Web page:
To VoteAZTEC — In an effort to avoid an approximately 5 percent deficit in its budget, the Aztec Municipal School District will put the continuation of its capital improvements tax to the voters on Tuesday.
Voting on whether to pass the 2 mill levy tax will be from 7 a.m. to 7 p.m. Tuesday at the Aztec Municipal School District Administration Building, 1118 W. Aztec Blvd.
The election comes on heels of a Feb. 5 defeat, when Aztec residents voted down an increase of a little more than 11 cents, from $1.886 per $1,000 of net taxable property value to $2.
The upcoming election won't result in an increase in taxes. It seeks to continue the tax for the next six years.
The 2 mill levy, first passed in the 1930s, helps fund the day-to-day operations of the school district Maintenance and technology departments receive the majority of their budgets from the tax.
During a town hall meeting Thursday evening at the Aztec Community Center, about 40 residents gathered to ask questions about the mill levy and how it affects the community.
Longtime Aztec resident Shirley Sandoval said she voted against the tax the first time and voted against it again during early voting.
"We are taxed to death. (President Barack) Obama is going to raise our taxes. State is going to raise our taxes. Municipals are going to raise our taxes.
The county keeps raising our taxes. It's time to stop," Sandoval said. "They don't need all this technology, especially in the younger grades. They need to learn to read, write and arithmetic with pencil and paper."
Laurel Dillard operates an interactive whiteboard using a pad as she teaches algebra at Aztec High School on Friday. Technology allows teachers mobility in their classroom. The technology helps the teachers work one on one with students who need help figuring out class work. (Jon Austria/The Daily Times)
Before the meeting started, Aztec resident Jocelyn Magee said while times are hard for property owners and taxpayers, education should not be thrown under the bus.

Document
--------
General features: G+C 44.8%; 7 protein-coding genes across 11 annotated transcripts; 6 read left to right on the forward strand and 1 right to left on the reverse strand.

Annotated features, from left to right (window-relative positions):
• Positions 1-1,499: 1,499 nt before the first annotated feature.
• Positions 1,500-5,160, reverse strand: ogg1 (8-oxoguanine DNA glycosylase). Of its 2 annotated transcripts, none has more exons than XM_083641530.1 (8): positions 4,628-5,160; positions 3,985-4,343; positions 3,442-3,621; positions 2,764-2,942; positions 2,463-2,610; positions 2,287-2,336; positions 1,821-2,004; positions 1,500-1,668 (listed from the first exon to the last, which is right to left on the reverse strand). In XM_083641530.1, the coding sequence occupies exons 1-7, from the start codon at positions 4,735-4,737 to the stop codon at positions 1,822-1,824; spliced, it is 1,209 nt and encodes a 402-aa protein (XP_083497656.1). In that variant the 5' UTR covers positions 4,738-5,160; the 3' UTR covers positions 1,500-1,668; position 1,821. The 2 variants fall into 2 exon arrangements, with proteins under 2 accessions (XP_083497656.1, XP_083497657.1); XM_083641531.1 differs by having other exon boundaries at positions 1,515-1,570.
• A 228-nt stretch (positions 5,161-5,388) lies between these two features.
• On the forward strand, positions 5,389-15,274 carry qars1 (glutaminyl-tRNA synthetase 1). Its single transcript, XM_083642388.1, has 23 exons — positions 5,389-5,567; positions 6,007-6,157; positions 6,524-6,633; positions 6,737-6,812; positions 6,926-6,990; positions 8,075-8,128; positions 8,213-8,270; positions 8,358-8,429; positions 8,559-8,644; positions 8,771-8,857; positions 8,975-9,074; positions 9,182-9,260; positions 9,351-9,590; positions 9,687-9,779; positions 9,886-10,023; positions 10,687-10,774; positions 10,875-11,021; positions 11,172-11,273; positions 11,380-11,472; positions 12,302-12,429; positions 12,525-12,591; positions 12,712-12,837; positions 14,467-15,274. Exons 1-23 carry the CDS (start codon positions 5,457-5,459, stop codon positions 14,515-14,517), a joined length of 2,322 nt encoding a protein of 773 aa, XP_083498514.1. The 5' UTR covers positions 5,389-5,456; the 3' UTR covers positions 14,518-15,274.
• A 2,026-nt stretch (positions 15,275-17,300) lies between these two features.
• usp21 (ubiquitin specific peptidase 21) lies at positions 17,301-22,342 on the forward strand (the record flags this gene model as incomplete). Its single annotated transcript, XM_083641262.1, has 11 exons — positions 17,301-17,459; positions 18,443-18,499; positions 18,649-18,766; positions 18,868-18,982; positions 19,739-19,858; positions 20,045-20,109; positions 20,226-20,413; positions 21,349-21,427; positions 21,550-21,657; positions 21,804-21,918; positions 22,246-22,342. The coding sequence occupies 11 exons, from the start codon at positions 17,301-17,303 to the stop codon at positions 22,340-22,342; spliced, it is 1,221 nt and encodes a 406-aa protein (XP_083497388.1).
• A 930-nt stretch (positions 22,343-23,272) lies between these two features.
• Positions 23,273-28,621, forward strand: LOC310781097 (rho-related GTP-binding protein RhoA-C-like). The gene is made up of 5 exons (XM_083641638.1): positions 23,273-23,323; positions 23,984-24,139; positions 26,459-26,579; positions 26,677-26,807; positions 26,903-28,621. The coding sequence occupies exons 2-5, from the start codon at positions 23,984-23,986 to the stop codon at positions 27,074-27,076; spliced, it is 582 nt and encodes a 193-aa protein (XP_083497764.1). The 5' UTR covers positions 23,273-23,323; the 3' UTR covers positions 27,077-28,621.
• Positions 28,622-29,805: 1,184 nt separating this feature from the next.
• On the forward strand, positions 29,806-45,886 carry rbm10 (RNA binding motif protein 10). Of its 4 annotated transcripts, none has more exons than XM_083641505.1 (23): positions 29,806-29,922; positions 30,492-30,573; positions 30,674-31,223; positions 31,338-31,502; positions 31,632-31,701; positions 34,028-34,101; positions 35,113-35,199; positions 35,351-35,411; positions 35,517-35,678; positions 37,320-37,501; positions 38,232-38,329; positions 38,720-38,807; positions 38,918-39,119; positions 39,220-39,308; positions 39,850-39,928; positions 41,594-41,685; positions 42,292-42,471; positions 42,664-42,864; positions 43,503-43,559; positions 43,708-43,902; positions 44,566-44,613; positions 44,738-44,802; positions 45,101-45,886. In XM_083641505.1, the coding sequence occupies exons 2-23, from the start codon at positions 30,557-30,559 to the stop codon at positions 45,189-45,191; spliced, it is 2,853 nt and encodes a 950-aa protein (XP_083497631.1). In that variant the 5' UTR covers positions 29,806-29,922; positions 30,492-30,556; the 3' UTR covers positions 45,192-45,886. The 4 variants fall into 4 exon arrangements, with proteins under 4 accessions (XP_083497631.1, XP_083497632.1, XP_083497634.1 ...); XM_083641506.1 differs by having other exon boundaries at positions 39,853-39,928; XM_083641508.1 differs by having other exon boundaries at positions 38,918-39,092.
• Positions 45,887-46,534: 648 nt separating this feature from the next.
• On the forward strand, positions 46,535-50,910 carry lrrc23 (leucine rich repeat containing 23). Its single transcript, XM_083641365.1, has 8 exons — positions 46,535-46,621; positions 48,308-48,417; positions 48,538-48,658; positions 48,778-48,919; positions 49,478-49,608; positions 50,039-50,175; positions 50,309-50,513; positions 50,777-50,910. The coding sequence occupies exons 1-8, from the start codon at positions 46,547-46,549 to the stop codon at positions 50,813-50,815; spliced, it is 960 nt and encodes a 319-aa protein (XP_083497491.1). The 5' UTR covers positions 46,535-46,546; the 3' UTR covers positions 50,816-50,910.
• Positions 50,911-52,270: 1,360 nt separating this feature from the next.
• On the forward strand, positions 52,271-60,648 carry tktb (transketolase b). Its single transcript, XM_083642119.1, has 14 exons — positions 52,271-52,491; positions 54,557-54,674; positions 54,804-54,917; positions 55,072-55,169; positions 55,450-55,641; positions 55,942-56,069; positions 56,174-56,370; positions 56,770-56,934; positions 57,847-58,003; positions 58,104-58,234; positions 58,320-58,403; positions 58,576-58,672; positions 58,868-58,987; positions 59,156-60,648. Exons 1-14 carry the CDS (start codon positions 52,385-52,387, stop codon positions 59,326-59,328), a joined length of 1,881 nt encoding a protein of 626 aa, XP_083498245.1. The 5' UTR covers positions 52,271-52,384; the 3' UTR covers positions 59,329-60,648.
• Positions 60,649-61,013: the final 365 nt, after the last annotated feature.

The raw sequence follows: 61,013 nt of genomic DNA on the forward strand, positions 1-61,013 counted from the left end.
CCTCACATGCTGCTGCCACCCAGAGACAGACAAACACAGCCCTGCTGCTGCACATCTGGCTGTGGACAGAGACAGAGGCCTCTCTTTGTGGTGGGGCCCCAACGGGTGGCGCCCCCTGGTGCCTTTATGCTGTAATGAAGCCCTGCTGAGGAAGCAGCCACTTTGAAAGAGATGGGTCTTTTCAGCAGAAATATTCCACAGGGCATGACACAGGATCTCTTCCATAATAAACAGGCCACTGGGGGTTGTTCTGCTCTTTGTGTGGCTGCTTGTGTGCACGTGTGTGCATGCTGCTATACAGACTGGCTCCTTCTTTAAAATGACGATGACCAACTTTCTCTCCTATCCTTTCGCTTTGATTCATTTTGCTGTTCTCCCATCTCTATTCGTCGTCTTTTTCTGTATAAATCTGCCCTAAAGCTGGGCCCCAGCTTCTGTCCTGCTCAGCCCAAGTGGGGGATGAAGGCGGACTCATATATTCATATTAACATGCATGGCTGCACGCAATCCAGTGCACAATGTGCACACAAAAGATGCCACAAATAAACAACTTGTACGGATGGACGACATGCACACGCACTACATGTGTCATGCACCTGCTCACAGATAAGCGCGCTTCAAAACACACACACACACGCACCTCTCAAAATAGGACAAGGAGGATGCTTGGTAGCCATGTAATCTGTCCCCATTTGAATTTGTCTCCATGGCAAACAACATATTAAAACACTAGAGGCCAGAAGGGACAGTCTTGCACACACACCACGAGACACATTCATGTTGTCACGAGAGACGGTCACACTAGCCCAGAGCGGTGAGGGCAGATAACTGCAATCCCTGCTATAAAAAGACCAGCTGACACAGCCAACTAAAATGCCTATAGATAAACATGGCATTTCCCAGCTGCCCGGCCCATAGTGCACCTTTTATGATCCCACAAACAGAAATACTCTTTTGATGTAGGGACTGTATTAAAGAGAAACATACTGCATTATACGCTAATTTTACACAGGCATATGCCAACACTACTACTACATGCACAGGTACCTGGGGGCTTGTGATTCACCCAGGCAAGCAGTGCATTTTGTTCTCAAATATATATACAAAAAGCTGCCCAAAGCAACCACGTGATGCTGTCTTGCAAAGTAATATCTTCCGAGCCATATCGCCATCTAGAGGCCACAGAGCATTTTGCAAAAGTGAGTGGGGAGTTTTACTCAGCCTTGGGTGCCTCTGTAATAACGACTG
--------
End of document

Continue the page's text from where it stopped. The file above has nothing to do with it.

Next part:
"Whether it raises taxes or not is beside the point," Magee said. "Kids have been supported in Aztec for years and years and years, as long as they've had the mill levy. I don't see why we should stop now."
The district has collected about $1 million from the 2 mill levy during the current school year.
That's the lowest amount since the 2008-2009 school year when the district received about $2.9 million, said the district's director of finance Ryan Manning.
If the 2 mill levy is not approved by the voters, superintendent Kirk Carpenter said the district has about a year's worth of cash balance to cover the deficit.
Manning said there are talks at the district level about which programs or personnel would be cut to overcome the deficit.
"If it were to be voted down again, then we're going to have to? make up for those funds from the operations fund, and that's already strained," Manning said. "When we look at cutting this much money from our operations budget, it takes a lot of work to make sure we don't affect the classroom as much as possible."
Nearly all 89 school districts in the state currently use a 2 mill levy to help fund gaps in school budgets. Right now, 85 of the 89 school districts in the state have passed 2 mill levy taxes, said Hipolito Aguilar, the deputy secretary of finance and operations for the State of New Mexico Public Education Department.
Only four — Reserve Independent School District, Los Alamos Public Schools, Carlsbad Municipal School District and Española Public Schools — do not currently have 2 mill levies in place.
Aguilar said that statewide, the 2 mill levy tax generates about $100 million annually for the 85 school districts.
"The dollars are made on the land valuation," Aguilar said. "A 2 mill for Albuquerque generates more money because they have more land value. Zuni has no land value, so it generates a few bucks. It's all based on local wealth, the value of your land."
Sandy Heuser, who has two grandchildren in the Aztec school district, said she was frustrated with the tax falling on the shoulders of the property owners.
"I think the law needs to change how they fund the schools. They can't keep relying on the property owners," Heuser said. "The people who have the children attending the schools need to pay. If that has to happen at the state level, that's where we need to start."
Joshua Kellogg can be reached at email@example.com; 564-4627. Follow him on Twitter @jkelloggdt.